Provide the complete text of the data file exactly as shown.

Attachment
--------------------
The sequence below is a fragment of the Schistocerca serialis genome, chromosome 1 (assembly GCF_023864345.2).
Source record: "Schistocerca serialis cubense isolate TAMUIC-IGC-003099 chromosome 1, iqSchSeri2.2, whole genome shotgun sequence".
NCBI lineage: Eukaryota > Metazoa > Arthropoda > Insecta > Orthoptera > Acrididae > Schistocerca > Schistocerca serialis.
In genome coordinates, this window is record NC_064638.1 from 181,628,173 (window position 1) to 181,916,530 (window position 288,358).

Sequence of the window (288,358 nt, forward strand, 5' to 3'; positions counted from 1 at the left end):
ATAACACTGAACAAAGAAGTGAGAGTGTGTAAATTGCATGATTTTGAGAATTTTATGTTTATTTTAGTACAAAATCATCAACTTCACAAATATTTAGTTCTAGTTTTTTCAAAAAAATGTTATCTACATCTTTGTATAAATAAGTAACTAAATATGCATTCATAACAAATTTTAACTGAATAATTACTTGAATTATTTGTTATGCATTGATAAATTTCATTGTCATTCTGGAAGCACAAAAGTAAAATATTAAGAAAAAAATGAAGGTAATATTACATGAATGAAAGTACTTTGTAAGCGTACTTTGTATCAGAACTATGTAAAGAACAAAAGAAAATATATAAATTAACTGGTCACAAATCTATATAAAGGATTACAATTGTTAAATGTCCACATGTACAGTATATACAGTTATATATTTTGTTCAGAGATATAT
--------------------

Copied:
The sequence below is a fragment of the Schistocerca serialis genome, chromosome 1 (assembly GCF_023864345.2).
Source record: "Schistocerca serialis cubense isolate TAMUIC-IGC-003099 chromosome 1, iqSchSeri2.2, whole genome shotgun sequence".
NCBI lineage: Eukaryota > Metazoa > Arthropoda > Insecta > Orthoptera > Acrididae > Schistocerca > Schistocerca serialis.
In genome coordinates, this window is record NC_064638.1 from 181,628,173 (window position 1) to 181,916,530 (window position 288,358).

Sequence of the window (288,358 nt, forward strand, 5' to 3'; positions counted from 1 at the left end):
ATAACACTGAACAAAGAAGTGAGAGTGTGTAAATTGCATGATTTTGAGAATTTTATGTTTATTTTAGTACAAAATCATCAACTTCACAAATATTTAGTTCTAGTTTTTTCAAAAAAATGTTATCTACATCTTTGTATAAATAAGTAACTAAATATGCATTCATAACAAATTTTAACTGAATAATTACTTGAATTATTTGTTATGCATTGATAAATTTCATTGTCATTCTGGAAGCACAAAAGTAAAATATTAAGAAAAAAATGAAGGTAATATTACATGAATGAAAGTACTTTGTAAGCGTACTTTGTATCAGAACTATGTAAAGAACAAAAGAAAATATATAAATTAACTGGTCACAAATCTATATAAAGGATTACAATTGTTAAATGTCCACATGTACAGTATATACAGTTATATATTTTGTTCAGAGATATAT